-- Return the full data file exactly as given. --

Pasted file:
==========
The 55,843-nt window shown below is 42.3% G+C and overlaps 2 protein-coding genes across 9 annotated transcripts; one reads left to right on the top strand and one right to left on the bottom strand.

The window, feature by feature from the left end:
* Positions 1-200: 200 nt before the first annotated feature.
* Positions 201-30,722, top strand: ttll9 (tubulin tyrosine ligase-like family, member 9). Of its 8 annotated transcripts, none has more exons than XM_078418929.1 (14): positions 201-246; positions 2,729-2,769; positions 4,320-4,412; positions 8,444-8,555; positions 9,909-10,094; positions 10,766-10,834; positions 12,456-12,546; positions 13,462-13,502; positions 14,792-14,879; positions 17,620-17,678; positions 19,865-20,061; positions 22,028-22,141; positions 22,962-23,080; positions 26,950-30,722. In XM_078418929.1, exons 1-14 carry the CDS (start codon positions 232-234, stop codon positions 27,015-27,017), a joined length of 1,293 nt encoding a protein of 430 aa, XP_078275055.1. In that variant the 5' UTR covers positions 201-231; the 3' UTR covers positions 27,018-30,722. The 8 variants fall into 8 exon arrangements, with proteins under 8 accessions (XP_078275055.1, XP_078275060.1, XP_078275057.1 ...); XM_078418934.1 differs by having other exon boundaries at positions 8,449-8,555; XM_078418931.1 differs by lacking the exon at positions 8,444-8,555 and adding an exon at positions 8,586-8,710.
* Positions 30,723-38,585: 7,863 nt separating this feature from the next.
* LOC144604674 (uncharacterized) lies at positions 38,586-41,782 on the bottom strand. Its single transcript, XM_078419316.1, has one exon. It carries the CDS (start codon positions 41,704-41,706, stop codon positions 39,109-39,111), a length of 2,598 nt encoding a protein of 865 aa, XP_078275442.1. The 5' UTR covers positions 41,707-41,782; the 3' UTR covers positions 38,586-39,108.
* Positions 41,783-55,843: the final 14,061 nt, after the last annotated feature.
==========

The 55,843-nt window shown below is 42.3% G+C and overlaps 2 protein-coding genes across 9 annotated transcripts; one reads left to right on the top strand and one right to left on the bottom strand.

The window, feature by feature from the left end:
* Positions 1-200: 200 nt before the first annotated feature.
* Positions 201-30,722, top strand: ttll9 (tubulin tyrosine ligase-like family, member 9). Of its 8 annotated transcripts, none has more exons than XM_078418929.1 (14): positions 201-246; positions 2,729-2,769; positions 4,320-4,412; positions 8,444-8,555; positions 9,909-10,094; positions 10,766-10,834; positions 12,456-12,546; positions 13,462-13,502; positions 14,792-14,879; positions 17,620-17,678; positions 19,865-20,061; positions 22,028-22,141; positions 22,962-23,080; positions 26,950-30,722. In XM_078418929.1, exons 1-14 carry the CDS (start codon positions 232-234, stop codon positions 27,015-27,017), a joined length of 1,293 nt encoding a protein of 430 aa, XP_078275055.1. In that variant the 5' UTR covers positions 201-231; the 3' UTR covers positions 27,018-30,722. The 8 variants fall into 8 exon arrangements, with proteins under 8 accessions (XP_078275055.1, XP_078275060.1, XP_078275057.1 ...); XM_078418934.1 differs by having other exon boundaries at positions 8,449-8,555; XM_078418931.1 differs by lacking the exon at positions 8,444-8,555 and adding an exon at positions 8,586-8,710.
* Positions 30,723-38,585: 7,863 nt separating this feature from the next.
* LOC144604674 (uncharacterized) lies at positions 38,586-41,782 on the bottom strand. Its single transcript, XM_078419316.1, has one exon. It carries the CDS (start codon positions 41,704-41,706, stop codon positions 39,109-39,111), a length of 2,598 nt encoding a protein of 865 aa, XP_078275442.1. The 5' UTR covers positions 41,707-41,782; the 3' UTR covers positions 38,586-39,108.
* Positions 41,783-55,843: the final 14,061 nt, after the last annotated feature.